Once you know what to do, it’s reasonably easy, so we want to get that information out to the industry to help it transition quickly to one that is much lower impact.

Brian: The whole purpose is knowledge and information sharing. There are a lot of people in the industry that have the required knowledge, but until now there has been nowhere for that to be shared. The Alliance’s idea of sustainable information access is to compile all that information in one place and make it available for everybody to use. If we give people the tools to do better, we know they will.

Many of us in the Alliance are already building low energy, highly efficient homes, but there’s always room for change. Incremental improvement is part of the process. We’re all learning as we go, through the information that people are sharing with us. Suppliers and manufacturers are also getting involved, so there’s a huge amount of information being given to the public.

Simon Clark in full flight, introducing the Alliance and its aims at the launch event.

Fiona: Who is the primary target for this information – builders, the general public, or everyone involved?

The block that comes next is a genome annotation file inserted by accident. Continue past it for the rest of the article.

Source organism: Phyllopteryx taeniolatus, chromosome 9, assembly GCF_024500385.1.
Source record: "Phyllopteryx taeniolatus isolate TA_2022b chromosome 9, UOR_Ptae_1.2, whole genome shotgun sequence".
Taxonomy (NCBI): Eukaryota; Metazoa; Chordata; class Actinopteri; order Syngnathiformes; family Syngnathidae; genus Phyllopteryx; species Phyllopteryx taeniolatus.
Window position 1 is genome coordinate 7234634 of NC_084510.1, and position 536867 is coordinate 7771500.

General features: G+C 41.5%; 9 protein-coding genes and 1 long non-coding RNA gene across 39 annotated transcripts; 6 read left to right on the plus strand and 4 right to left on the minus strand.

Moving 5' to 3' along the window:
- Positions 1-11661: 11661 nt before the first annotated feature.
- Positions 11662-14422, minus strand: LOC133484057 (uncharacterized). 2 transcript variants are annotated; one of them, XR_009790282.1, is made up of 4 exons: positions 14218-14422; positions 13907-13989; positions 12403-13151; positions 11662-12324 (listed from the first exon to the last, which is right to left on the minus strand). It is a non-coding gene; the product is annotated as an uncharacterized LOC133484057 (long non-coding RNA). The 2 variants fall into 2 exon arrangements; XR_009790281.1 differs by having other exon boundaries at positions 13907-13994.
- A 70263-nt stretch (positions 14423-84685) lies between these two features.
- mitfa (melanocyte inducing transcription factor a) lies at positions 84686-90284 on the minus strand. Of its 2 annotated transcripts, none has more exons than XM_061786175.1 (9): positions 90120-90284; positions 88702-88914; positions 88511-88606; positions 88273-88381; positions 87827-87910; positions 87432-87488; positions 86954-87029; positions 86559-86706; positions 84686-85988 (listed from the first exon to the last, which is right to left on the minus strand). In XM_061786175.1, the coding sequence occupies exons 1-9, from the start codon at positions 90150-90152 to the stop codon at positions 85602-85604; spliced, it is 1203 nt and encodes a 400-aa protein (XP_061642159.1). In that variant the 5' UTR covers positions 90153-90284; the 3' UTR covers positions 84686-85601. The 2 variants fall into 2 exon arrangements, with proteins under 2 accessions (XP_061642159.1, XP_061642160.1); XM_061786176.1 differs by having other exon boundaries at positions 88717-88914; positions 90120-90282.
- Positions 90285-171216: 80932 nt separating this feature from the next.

Brian: Ideally, it’s the people that make the decisions – the people on the ground. It would start with the industry professionals – the architects and engineers that are designing and specifying, putting things on paper. Then it’s about giving the knowledge to the builders, trades, subcontractors, manufacturers: all the key players. The residential construction industry as a whole is our target.

Simon: We want to support builders in their journey of migrating from building standard (or substandard!) homes to building homes that are much better for the planet and for their clients. We also want to celebrate those builders that are already building better and are at the top of their game. People should be using these builders because they’re providing a much nicer home to live in. Anyone that lives in an energy-efficient home can attest to that.

Fiona: Can you provide a bit more detail about the resources that the Sustainable Builders Alliance offers?